What is this power we may obtain? Since it derives from our unity with God our Father and his son Jesus Christ, is it not in the words of Micah “to do what is good, to do what the Lord requires of us, to do justly and to walk humbly with our God”?18 Is it not the privilege to serve we seek, the moving force of compassion to feel? Is it not the power of God-given strength and his blessing of knowledge we cherish? Is it not the power of unselfish thought and action, selflessness, the ability to rise above fault-finding and petty-mindedness we desire? The power to be instrumental in saving souls has been accorded to Relief Society. To build firm testimonies to the divinity of the Savior and of the gospel is our ultimate purpose. Charity, the true love of Christ, is our guiding principle.19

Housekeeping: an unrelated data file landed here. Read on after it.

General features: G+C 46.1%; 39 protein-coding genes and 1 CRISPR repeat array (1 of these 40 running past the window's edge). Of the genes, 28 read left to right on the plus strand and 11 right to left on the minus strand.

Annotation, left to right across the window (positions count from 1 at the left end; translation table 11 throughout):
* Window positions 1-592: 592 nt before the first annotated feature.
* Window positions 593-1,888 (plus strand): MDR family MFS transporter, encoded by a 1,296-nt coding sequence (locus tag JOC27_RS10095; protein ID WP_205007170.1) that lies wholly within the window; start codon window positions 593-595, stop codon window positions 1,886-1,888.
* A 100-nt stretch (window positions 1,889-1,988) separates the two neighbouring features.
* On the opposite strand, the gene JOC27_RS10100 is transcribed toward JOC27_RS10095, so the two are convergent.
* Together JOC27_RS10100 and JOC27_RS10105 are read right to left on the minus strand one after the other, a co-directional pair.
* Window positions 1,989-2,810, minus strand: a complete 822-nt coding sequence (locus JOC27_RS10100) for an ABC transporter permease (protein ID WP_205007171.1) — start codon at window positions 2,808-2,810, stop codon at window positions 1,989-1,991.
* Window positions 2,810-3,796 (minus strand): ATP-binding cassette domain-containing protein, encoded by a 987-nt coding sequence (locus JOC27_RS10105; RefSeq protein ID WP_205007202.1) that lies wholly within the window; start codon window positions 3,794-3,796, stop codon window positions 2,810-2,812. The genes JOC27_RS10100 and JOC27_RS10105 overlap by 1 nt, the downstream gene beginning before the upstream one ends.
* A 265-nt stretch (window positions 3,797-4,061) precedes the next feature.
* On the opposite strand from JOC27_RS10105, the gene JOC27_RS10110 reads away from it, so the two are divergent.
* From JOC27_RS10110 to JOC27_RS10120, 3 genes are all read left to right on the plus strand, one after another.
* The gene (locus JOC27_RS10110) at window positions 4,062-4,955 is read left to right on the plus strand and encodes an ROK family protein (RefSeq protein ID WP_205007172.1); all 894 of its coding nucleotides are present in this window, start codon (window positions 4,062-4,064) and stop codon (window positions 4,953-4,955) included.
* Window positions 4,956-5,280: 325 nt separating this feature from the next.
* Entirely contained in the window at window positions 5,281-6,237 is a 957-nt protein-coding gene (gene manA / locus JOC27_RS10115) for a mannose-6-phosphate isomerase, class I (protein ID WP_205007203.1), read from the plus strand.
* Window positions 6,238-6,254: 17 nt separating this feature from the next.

We are again reminded that these aspects of power are derived through “union of feeling,” “union of feeling” among ourselves and with our Heavenly Father. This kind of unity cannot be successfully maintained with less than the best from each other. Dissatisfaction with mere mediocrity enhances the ability of the organization to use this heaven-given power to its fullest extent. Our vision and aim must be exalted and the integrity of purpose and dependability of each member must be heightened.

Those to whom power is given must assume the responsibilities that accompany it. One of these is wise leadership. To guide, persuade, and direct aright,20 to fortify in righteousness, to educate and to give impetus to courageous action are facets of leadership for which Relief Society women are trained.21 The strength of an organization dedicating itself to good, fitting itself for what needs to be done, and thoroughly believing that its work is basically and spiritually right, is the strength required of us by the Lord. Each Relief Society, no matter how small, no matter how isolated, must participate in this “union of feeling.”